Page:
Ten top U.S. automakers have pledged to install automatic emergency braking technology in all future car models. Yet, safety advocates want the federal government to make automatic emergency braking mandatory.

The technology typically relies on radar, cameras or lasers to detect impending collisions and warn a driver. Braking commences automatically if the drivers do not react in time. Audi, BMW, Ford, General Motors, Mazda, Mercedes-Benz, Tesla, Toyota, Volkswagen and Volvo have committed to working with the National Highway Traffic Safety Administration (NTSA) toward putting the braking technology in all their car models. The 10 automakers represent approximately 57% of U.S. auto sales.

The safety technology is estimated to prevent or reduce the consequences by 80% due to rear-end collisions that cause 1,700 deaths and 500,000 injuries annually, according to a National Transportation Safety Board (NTSB) report. The Insurance Institute for Auto Safety estimates the effort could reduce insurance injury claims by up to 35%. The exact capabilities of the automatic braking systems vary depending on the automaker.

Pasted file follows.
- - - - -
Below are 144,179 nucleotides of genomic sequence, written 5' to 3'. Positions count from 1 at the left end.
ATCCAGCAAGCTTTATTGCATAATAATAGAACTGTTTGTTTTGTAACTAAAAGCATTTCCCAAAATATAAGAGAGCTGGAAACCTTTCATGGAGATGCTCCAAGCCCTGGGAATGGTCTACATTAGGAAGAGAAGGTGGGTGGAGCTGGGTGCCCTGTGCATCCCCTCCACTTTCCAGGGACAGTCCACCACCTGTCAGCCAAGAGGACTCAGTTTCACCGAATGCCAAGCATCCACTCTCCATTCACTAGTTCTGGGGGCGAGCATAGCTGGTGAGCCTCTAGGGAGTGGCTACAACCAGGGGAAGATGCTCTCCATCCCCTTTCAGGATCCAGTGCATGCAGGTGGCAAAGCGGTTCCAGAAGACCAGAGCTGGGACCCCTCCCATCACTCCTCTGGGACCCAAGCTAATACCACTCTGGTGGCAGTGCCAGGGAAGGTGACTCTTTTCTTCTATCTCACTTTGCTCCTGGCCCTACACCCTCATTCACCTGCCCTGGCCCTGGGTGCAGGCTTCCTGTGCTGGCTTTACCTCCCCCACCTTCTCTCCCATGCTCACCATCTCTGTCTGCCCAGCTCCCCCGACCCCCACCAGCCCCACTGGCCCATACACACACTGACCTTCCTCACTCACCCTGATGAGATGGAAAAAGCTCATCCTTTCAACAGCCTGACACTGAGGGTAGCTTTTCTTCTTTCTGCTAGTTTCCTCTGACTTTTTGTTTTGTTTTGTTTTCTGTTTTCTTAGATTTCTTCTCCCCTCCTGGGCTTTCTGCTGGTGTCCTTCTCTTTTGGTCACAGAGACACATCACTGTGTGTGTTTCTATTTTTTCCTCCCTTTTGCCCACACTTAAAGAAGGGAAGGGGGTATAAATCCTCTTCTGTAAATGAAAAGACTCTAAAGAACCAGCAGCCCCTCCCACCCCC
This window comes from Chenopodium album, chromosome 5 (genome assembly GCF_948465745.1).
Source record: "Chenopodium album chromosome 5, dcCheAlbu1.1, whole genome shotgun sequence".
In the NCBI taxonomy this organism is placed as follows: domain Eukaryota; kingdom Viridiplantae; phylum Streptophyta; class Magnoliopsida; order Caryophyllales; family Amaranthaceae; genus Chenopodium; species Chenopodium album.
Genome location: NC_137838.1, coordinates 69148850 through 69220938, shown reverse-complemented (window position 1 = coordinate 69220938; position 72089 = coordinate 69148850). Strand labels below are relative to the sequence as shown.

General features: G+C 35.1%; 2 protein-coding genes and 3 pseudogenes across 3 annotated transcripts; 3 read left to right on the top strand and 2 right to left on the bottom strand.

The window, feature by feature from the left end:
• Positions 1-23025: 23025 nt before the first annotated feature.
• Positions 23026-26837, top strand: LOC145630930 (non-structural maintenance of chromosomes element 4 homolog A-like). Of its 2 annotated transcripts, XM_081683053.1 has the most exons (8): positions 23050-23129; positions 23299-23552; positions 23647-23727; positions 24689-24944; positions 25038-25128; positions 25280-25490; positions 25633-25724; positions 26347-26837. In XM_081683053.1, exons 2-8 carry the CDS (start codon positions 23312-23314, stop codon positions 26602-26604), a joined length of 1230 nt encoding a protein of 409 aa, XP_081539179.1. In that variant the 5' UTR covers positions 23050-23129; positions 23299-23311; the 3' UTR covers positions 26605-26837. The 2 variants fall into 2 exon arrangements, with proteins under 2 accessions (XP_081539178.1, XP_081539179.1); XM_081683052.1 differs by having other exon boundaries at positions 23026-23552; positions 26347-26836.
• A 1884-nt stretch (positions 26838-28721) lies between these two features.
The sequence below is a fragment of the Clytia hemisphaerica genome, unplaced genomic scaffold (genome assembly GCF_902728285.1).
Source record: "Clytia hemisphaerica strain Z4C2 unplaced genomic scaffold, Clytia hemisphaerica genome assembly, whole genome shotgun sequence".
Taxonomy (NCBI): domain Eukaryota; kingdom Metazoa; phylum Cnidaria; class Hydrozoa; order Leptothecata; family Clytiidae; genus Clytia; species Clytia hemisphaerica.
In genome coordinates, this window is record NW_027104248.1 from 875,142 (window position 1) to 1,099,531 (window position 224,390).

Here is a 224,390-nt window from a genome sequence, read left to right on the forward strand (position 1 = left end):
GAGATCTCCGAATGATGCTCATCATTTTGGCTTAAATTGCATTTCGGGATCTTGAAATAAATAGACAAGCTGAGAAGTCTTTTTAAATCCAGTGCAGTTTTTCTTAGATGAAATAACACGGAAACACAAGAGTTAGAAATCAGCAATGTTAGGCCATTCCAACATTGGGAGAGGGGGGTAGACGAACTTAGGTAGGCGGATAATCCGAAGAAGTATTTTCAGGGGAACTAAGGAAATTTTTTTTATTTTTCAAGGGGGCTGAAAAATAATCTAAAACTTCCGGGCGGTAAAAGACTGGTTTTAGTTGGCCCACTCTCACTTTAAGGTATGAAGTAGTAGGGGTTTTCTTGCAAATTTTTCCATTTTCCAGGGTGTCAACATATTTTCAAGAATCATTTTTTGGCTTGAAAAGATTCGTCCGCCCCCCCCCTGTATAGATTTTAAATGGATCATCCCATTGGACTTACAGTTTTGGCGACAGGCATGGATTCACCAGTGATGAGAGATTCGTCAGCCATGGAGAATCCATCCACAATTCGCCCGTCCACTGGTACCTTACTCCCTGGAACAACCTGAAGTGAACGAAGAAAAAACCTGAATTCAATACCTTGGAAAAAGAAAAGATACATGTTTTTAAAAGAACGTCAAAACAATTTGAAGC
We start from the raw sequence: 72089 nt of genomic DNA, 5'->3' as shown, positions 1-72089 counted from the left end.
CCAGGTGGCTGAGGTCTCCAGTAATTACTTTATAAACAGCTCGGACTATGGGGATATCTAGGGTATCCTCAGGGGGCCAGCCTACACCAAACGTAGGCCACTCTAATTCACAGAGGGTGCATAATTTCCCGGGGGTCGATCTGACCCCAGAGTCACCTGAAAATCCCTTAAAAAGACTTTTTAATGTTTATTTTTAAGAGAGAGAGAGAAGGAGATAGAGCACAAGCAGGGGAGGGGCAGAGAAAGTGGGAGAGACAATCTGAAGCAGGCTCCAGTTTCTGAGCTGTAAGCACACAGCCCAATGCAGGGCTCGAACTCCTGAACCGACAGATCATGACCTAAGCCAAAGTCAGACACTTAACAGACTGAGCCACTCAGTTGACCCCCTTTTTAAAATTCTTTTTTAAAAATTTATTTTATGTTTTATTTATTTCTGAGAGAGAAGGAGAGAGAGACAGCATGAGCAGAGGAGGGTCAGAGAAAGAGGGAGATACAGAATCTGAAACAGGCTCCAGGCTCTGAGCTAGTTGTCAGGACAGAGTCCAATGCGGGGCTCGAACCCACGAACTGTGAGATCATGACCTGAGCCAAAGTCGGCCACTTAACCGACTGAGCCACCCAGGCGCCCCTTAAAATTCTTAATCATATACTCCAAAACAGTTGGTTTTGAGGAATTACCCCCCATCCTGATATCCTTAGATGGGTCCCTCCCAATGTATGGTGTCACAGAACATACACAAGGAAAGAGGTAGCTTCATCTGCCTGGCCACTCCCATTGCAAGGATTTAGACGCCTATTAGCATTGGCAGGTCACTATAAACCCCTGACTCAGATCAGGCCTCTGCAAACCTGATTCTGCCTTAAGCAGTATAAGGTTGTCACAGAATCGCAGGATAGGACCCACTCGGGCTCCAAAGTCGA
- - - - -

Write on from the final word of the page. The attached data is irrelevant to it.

However, safety advocates think the recent pledge falls short. Some suggest that the automakers’ commitment represented a “backroom deal” to avoid stricter government regulation, according to the Associated Press. Clarence Ditlow, executive director at the Center for Auto Safety, is quoted as saying that the government should make such braking systems a legal requirement for all cars.

Automatic safety features represent yet another step toward fully automated, self-driving autonomous vehicles. Automakers such as Toyota have begun developing artificial intelligence that could enhance near-future vehicles without completely taking the steering wheel away. Google, Apple and other tech firms have been testing fully driverless vehicles that could result in safer roads.

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